It is worth noting that the women who appear in Pimpology are silent, with the exception of an entrepreneurial "model" who gives the viewer a sample of a girl on girl moment that seems like a parody of sexual pleasure, low production value not excepting. The women are shiny, frosted, boosted and bleached. They walk, they dance, they sex, but nobody home. In a sense, this is progress, as the industry organizes itself, proliferates, and celebrates itself. You can see the Pimp Balls and Pimp Award ceremonies much in the same style as the Oscars or music awards, just more razzle dazzle (bling bling) to the participants.
You're a star, baby. The fame of black people possesses the retro glamour of a Marlene Deitrich. It is a fame based on the foresight that race does not exist anymore, which does not necessarily make a body right. The definition of a fetish is an essential overvaluation of the object. It is a thing, often an inappropriate thing like a shoe or hair substituted for the person. In a tradition with Scheherazade or
Salome, in her films Deitrich mastered her own representation. She was that iconic thing so well that Deitrich became fetish of a fetish, a sign of a sign. M is for machine, the thing that turns you on. The "essential overvaluation" of the object is the basis of such performances as Blue Angel, Thriller, Pimpin Ain't Easy, and Elephant Shit. With Deitrich was a performance about total control. For the black super star, on the flip side, you are that famously abject thing. Whether old or young, rich or poor, you are famous for being invisible, an already misappropriated. (Criminality and black identity get linked from the getty up.) The pimp is the boss because he masters the art of black representation. He's a veritable signpost for black fame in his shiny shoes.
When Iceberg Slim wrote famously of pimp theory in 1969, what Slim made clear is that the sexy part of pimping is not the sex, but the control. He writes, "A pimp is happy when his whores giggle. He knows they are still asleep." In the incredible opening paragraphs of the memoir, Slim describes the perils of leaving oneself wide open to interpretation. His nose inflamed from the "gangster" he just snorted, tired, and psychically leaky, he needs to stop up the holes in his persona. (The pimp is anal if nothing else.) To get himself together, Slim performs a ritual transformation that is repeated throughout the book. He disciples his whores by, uh, metaphorically speaking, tearing them a new asshole. The right of mastery is dedicated in the most mundane of manners: a car full of dirty, tired people, creeping through the early morning. But what is played out for the pimp, at the expense of the women, is the reassertion of right. He lays down the law.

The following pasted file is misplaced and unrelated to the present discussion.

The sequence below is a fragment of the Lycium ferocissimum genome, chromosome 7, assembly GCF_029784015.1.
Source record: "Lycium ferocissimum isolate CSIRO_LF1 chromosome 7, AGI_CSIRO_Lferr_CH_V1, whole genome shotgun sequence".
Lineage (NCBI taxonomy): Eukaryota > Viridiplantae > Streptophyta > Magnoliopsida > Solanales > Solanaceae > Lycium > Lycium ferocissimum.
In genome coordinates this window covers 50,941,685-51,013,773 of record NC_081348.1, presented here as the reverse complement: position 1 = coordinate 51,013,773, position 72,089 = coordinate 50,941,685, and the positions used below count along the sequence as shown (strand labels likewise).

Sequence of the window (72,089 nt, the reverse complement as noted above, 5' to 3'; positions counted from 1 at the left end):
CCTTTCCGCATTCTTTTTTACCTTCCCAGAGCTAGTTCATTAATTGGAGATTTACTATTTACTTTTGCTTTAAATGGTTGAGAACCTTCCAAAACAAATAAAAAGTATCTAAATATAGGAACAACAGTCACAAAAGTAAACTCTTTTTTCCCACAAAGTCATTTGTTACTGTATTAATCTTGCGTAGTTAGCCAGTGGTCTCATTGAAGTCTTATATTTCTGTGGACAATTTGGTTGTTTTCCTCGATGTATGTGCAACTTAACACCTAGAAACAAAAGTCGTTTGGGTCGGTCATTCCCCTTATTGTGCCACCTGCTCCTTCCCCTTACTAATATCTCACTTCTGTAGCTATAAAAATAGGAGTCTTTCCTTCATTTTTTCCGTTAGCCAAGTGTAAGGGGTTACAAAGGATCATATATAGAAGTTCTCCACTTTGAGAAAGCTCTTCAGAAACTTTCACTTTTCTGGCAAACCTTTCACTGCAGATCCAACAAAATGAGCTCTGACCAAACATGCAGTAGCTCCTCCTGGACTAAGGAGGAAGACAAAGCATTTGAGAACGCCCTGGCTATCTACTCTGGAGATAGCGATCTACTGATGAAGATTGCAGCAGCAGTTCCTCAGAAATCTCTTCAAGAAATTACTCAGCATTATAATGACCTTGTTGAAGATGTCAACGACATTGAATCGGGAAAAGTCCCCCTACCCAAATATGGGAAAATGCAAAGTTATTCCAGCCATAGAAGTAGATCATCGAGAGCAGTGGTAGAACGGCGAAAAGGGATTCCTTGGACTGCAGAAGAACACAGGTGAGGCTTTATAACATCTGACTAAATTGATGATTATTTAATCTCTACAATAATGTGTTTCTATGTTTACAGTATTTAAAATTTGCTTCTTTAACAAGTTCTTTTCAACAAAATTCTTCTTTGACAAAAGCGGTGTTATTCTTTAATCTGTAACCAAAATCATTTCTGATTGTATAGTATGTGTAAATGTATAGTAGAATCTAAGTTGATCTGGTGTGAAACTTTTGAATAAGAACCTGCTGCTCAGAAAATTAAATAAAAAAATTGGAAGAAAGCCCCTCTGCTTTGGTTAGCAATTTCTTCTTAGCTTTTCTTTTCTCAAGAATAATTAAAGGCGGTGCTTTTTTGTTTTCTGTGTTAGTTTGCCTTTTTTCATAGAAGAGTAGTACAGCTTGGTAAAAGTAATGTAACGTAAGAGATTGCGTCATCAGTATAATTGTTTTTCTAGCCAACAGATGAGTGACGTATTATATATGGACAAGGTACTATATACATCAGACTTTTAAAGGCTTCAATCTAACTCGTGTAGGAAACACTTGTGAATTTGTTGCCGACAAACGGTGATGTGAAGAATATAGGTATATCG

Big Daddy Kane, the ur-pimp hip hopper rhymed, "I'll tax that ass like the government." The point is you are the boss. Like the government, like inevitability, that ass will be taxed. The unchallenged patron rapper of pimping is the California wordsmith Too $hort. A featured interviewee in Pimpology, Too $hort tells the boys that he himself was turned out by a grade school pimp when he was just a little Short: "[The guy] was nine years old and he said he was a pimp. I said, 'You nine, how you a pimp?' He said, 'People pay me to talk.'" You have to be a bad ass to get paid just for your breath. The magic trick of pimping is to make something from nothing. He is a student of power, a classic trickster. The pimp sees an impossible situation, then finds a way to maximize. Eldridge Cleaver, Black Panther/ author, and politicain, wed sexual violence to black liberation. In doing so, he played a trump card that electrified the nation. Get that second pork chop, brother.
America did not invent pimping, but it did invent the famous black pimp. He has run rampant through Europe as the devil or another figure of temptation for ages. In the Americas, due to the devilry of slave culture, he was made manifest. The black pimp produces such glee in his audience precisely because he cross-wires the machine. For him to be the master is a local revolution unto itself; for him to trade in a localized zone of human labor is the twist of the screw to the point of giddiness. The irony is that if he does his job well, in order to become a free agent, he must reproduce a peculiarly limited mode of bondage. For, of course, the commodity of pimping is sex. It is a commodity rendered lifestyle by the pimp, formatted across much the same blueprint as the plantation system. One might say pimps are simply repeating a scene of mastery dear to the history of Western culture. Fast food slavery for a commodities market. Instead of selling the whole person, it is but a part. It is the business of dealing with people reduced to parts at which the pimp excels. The pimp is the one who shines up some dark thing and takes her to the market. He maintains control of his stable by circumscribing all behavior, shuttering her down to size.
Code Noir: the historical fetish of slave property
Even from the point of view of early colonial travelogues, sexual repression was not an aspect of West African culture, but self-discipline was. Europeans mistook for lasciviousness in Africans the same qualities of self-determination hailed in liberal theory in the models of Greek and Roman republicanism. Sex and choice had not yet been invented in European culture. The European creation of primitivism in the literature and philosophy of the eighteenth century one might understand as a strategy to contextualize difference by making it ahistorical, thus non-threatening. When we get to a formal theory of the fetish in the late nineteenth-century it is not a coincidence that this same difference is ascribed to the dark continents and primitive peoples to provide an analogy for sexual perversion. In the fantasy of the Industrial Revolution and the destiny of the twentieth, all are subjected to mechanization (rendered object or fetish). Slavery had been a preview to what it's like to be a machine. And how that subjection to the inhuman became a national obssession.